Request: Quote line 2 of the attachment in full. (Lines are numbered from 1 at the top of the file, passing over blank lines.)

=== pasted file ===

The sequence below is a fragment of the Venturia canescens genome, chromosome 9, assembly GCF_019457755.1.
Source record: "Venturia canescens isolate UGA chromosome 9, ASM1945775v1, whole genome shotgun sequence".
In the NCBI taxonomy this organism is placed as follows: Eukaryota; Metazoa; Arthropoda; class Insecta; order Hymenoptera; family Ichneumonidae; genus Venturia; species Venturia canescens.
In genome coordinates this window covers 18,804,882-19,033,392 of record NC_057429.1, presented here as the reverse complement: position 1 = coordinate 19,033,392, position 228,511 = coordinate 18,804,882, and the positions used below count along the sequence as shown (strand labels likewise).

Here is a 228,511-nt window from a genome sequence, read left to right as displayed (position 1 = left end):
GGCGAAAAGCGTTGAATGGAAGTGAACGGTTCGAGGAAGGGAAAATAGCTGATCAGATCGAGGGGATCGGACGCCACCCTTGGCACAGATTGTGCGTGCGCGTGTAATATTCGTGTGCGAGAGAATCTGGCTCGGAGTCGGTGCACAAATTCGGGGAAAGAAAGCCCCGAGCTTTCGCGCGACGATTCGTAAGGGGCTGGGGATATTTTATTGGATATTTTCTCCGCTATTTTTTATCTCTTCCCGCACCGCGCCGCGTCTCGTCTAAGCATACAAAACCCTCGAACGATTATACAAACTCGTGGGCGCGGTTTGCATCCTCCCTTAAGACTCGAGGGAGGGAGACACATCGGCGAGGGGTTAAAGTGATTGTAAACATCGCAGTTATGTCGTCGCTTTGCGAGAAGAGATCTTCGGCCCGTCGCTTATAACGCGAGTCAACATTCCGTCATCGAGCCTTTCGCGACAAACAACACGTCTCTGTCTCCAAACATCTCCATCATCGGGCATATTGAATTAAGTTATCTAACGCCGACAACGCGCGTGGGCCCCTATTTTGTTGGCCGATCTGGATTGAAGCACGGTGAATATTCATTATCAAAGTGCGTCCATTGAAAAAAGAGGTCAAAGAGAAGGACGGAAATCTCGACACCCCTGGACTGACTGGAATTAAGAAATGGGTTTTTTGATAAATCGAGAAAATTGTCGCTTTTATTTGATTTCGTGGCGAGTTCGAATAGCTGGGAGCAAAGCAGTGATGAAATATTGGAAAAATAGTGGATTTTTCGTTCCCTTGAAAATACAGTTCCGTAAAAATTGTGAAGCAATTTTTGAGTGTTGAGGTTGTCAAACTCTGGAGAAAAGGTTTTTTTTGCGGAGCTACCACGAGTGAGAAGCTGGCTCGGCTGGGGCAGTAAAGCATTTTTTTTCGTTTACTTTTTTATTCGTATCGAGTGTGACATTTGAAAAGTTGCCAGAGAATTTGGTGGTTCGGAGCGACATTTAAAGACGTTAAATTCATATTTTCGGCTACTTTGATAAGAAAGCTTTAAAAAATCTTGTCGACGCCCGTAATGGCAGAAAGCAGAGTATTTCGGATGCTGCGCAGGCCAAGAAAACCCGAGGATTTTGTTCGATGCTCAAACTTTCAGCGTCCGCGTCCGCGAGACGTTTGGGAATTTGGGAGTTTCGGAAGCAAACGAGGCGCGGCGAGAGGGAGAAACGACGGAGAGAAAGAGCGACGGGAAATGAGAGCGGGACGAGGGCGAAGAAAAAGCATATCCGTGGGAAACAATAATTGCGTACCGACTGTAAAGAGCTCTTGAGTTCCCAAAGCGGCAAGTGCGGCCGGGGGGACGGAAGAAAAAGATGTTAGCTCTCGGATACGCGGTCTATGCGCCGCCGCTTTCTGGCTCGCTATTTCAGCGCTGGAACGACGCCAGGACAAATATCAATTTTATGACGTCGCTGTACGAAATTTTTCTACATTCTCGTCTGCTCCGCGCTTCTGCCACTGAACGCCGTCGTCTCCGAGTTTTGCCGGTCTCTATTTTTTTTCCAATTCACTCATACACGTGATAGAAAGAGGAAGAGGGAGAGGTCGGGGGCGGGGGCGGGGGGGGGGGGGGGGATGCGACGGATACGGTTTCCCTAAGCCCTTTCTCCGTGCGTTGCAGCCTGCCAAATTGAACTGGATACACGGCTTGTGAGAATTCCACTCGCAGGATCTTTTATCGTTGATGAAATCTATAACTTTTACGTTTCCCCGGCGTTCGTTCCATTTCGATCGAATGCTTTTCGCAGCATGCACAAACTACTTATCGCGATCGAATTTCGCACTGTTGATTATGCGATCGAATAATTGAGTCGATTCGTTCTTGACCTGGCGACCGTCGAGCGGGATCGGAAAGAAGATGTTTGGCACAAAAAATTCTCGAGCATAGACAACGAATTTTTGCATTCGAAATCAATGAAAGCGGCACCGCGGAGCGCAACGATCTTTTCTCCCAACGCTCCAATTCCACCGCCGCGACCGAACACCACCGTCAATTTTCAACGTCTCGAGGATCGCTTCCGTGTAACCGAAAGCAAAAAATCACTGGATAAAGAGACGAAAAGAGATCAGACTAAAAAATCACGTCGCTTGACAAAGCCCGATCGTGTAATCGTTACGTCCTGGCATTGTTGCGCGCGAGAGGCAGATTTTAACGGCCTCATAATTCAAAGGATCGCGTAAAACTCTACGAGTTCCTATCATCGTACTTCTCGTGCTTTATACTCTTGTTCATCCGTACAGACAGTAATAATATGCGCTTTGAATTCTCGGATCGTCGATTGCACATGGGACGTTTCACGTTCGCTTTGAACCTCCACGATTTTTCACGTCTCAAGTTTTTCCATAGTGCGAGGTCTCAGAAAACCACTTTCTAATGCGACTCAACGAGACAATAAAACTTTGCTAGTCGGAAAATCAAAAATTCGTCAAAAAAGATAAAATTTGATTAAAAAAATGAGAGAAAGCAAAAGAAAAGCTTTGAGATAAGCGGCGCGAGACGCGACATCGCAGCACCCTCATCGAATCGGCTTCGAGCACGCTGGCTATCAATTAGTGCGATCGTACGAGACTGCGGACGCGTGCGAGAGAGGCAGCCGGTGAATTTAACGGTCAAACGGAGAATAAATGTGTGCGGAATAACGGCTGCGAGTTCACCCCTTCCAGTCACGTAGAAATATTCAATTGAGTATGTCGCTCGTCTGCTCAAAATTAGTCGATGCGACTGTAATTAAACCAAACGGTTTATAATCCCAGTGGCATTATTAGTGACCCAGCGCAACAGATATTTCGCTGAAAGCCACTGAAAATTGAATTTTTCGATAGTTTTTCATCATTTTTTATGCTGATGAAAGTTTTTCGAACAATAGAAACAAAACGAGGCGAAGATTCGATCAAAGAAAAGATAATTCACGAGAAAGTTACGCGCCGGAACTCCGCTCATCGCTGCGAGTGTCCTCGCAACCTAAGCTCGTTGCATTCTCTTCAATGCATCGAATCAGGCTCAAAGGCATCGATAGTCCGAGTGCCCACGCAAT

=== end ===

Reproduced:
Source record: "Venturia canescens isolate UGA chromosome 9, ASM1945775v1, whole genome shotgun sequence".